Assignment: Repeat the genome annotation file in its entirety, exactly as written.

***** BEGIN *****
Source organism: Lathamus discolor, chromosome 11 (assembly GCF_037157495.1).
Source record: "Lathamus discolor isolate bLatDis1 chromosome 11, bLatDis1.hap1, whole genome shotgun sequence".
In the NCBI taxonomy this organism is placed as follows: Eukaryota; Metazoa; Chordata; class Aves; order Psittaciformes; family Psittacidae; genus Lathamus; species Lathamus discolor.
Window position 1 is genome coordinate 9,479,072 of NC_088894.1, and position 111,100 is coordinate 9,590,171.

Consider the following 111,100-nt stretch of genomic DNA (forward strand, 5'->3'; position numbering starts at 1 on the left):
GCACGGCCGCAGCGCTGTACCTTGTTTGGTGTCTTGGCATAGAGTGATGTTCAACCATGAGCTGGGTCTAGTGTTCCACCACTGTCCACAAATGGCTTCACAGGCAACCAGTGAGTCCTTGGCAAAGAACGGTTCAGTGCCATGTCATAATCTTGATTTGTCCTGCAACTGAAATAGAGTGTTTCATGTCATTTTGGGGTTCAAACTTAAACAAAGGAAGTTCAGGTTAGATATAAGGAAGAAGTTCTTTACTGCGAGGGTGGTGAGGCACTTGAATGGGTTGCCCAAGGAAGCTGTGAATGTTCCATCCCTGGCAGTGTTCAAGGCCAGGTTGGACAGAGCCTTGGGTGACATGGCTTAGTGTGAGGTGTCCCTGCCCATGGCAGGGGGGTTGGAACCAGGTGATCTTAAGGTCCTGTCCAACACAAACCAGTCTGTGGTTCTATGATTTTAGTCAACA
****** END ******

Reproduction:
Source organism: Lathamus discolor, chromosome 11 (assembly GCF_037157495.1).
Source record: "Lathamus discolor isolate bLatDis1 chromosome 11, bLatDis1.hap1, whole genome shotgun sequence".
In the NCBI taxonomy this organism is placed as follows: Eukaryota; Metazoa; Chordata; class Aves; order Psittaciformes; family Psittacidae; genus Lathamus; species Lathamus discolor.
Window position 1 is genome coordinate 9,479,072 of NC_088894.1, and position 111,100 is coordinate 9,590,171.

Consider the following 111,100-nt stretch of genomic DNA (forward strand, 5'->3'; position numbering starts at 1 on the left):
GCACGGCCGCAGCGCTGTACCTTGTTTGGTGTCTTGGCATAGAGTGATGTTCAACCATGAGCTGGGTCTAGTGTTCCACCACTGTCCACAAATGGCTTCACAGGCAACCAGTGAGTCCTTGGCAAAGAACGGTTCAGTGCCATGTCATAATCTTGATTTGTCCTGCAACTGAAATAGAGTGTTTCATGTCATTTTGGGGTTCAAACTTAAACAAAGGAAGTTCAGGTTAGATATAAGGAAGAAGTTCTTTACTGCGAGGGTGGTGAGGCACTTGAATGGGTTGCCCAAGGAAGCTGTGAATGTTCCATCCCTGGCAGTGTTCAAGGCCAGGTTGGACAGAGCCTTGGGTGACATGGCTTAGTGTGAGGTGTCCCTGCCCATGGCAGGGGGGTTGGAACCAGGTGATCTTAAGGTCCTGTCCAACACAAACCAGTCTGTGGTTCTATGATTTTAGTCAACA